by Joseph Leray
Sony used last night's indie showcase to not only introduce the raft of self-published games coming to the PlayStation 3 and Vita in 2013, but also to announce two new first-person shooters for their upcoming PlayStation 4: Lukewarm Media's "Primal Carnage: Genesis" and Zombie Studios' "Blacklight: Retribution."
If those sound familiar, it's because they've already been released on the PC.
The original "Primal Carnage" was a class-based, multiplayer, dinosaur-vs.-humans affair, but "Genesis" is an episodic, story-driven game, according to Lukewarm's post on the official PlayStation Blog. The choice to take the series in this direction was "due to the versatile nature of creating a story episode by episode," says Lukewarm Media founder Ashton Andersen.
"It allows us a lot of wiggle room, because one unique advantage of the episodic model is the ability for player feedback from the first episode to affect the development of the following episodes," Anderson explains. If fans respond negatively to a certain mechanic or set-piece in one episode, Anderson promises that Lukewarm will steer the development of future episodes accordingly.
Andersen is promising a mix of open-world exploration and linear action for the next-gen version of "Primal Carnage," touting the Unreal Engine 4 as a way to capture the "magic" of the prehistoric world, "from towering behemoths like the brachiosaurus and the tyrannosaurus rex to smaller creatures like the velociraptor and the dilophosaurus."
I don't mean to be negative, but we weren't exactly jazzed by the demo at last year's PAX, citing "lethargic controls on the dinosaur side and a map that felt both oppressively empty and hard to navigate," so you'll forgive my tempered reaction to "Genesis." Still, here's hoping Lukewarm learned something from their time with the original "Primal Carnage" -- maybe a change in direction and added support from Sony will be just Dr. Ian Malcolm ordered.
Zombie Studios' "Blacklight: Retribution" is a more straightforward port: the free-to-play PC first-person shooter is making the leap to home consoles with the same structure and content, though creative lead Jared Gerritzen told Destructoid that his team is "redeveloping everything."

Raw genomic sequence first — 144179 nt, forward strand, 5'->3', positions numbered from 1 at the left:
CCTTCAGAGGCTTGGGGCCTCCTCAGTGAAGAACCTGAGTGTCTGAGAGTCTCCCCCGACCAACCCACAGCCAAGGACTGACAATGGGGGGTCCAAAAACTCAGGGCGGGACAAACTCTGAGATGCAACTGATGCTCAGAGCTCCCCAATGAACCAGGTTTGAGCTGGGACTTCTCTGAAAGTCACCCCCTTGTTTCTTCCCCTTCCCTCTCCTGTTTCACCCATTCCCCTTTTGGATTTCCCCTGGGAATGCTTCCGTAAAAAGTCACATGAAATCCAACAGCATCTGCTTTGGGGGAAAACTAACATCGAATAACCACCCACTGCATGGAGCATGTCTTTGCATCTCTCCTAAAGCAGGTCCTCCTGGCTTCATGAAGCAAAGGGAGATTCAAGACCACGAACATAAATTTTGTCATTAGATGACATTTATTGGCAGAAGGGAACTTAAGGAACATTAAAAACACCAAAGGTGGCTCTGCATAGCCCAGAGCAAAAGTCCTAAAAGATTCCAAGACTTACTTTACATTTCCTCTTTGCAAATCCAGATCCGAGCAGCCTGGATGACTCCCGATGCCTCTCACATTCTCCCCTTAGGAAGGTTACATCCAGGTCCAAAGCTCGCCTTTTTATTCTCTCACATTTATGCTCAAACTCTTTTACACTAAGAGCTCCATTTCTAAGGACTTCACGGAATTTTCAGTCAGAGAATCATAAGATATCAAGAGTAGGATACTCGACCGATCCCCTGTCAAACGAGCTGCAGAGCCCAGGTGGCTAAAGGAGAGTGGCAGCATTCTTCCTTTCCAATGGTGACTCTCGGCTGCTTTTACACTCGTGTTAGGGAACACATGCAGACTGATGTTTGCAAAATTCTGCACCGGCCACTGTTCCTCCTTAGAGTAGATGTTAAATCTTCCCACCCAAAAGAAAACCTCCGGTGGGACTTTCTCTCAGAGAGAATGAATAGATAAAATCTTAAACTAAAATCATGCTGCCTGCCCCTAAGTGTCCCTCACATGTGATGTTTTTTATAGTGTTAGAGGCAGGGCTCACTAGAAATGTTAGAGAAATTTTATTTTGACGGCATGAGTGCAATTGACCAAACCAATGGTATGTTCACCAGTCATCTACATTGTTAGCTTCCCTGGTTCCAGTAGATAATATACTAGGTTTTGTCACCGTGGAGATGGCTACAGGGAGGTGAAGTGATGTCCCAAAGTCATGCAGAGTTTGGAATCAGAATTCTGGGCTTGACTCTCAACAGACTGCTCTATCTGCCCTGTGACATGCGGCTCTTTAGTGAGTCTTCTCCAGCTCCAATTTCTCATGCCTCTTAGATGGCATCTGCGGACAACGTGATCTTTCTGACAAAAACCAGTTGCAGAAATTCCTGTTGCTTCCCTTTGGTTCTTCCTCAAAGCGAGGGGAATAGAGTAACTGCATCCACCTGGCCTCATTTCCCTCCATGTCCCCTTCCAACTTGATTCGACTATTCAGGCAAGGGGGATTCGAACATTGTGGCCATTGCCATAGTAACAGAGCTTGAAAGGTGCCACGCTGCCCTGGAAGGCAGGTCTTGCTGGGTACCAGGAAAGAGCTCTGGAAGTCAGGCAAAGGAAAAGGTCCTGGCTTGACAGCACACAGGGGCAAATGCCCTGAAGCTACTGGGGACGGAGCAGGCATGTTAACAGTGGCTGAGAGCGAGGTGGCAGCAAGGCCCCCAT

"The content and gameplay will still be the same, but we're redeveloping all of the controls for the [DualShock 4] controller," Gerritzen explained. "We're going to start using the touch screen for it, and doing all sorts of fun stuff with that. Anything that makes sense that the PlayStation 4 has we're going to try and integrate it into the game."
"Blacklight" made waves on Steam because it was a free-to-play game that didn't feel particularly exploitative, and Gerritzen hopes to further improve the monetization system on the PlayStation 4, especially since Zombie Studios are self-publishing the port: they're in total control of every aspect of the game. "We're completely restructuring the monetization system," he said. "It will still be a free-to-play, which is really exciting, but we're going to be doing a lot of new things with it."
"If we can even make a moderately successful free-to-play that's going to be a huge success for us," Gerritzen elaborated. "With most free-to-plays, the money that you have coming in is not going to buy a Lamborghini or anything, it's to keep the game going. If it becomes a success then the game will become even bigger and we'll be able to put it back into the community and all that fun stuff."
As for "Blacklight: Retribution" itself: it's an online multiplayer game with a heavy focus on customization. One of its defining mechanics is the Hyper Reality Visor, which allows players to see the entire battlefield, locate enemies, and coordinate with teammates. It will feature nine different modes and ten maps upon release (whenever that is -- Sony aren't saying).
If you're interest is piqued, be sure to check out Destructoid's full interview with Zombie Studio's creative lead Jared Gerritzen: they cover everything from prototyping, to PlayStation 4 development, to why his designers called him "a f*cking idiot" for introducing the see-through-walls mechanic.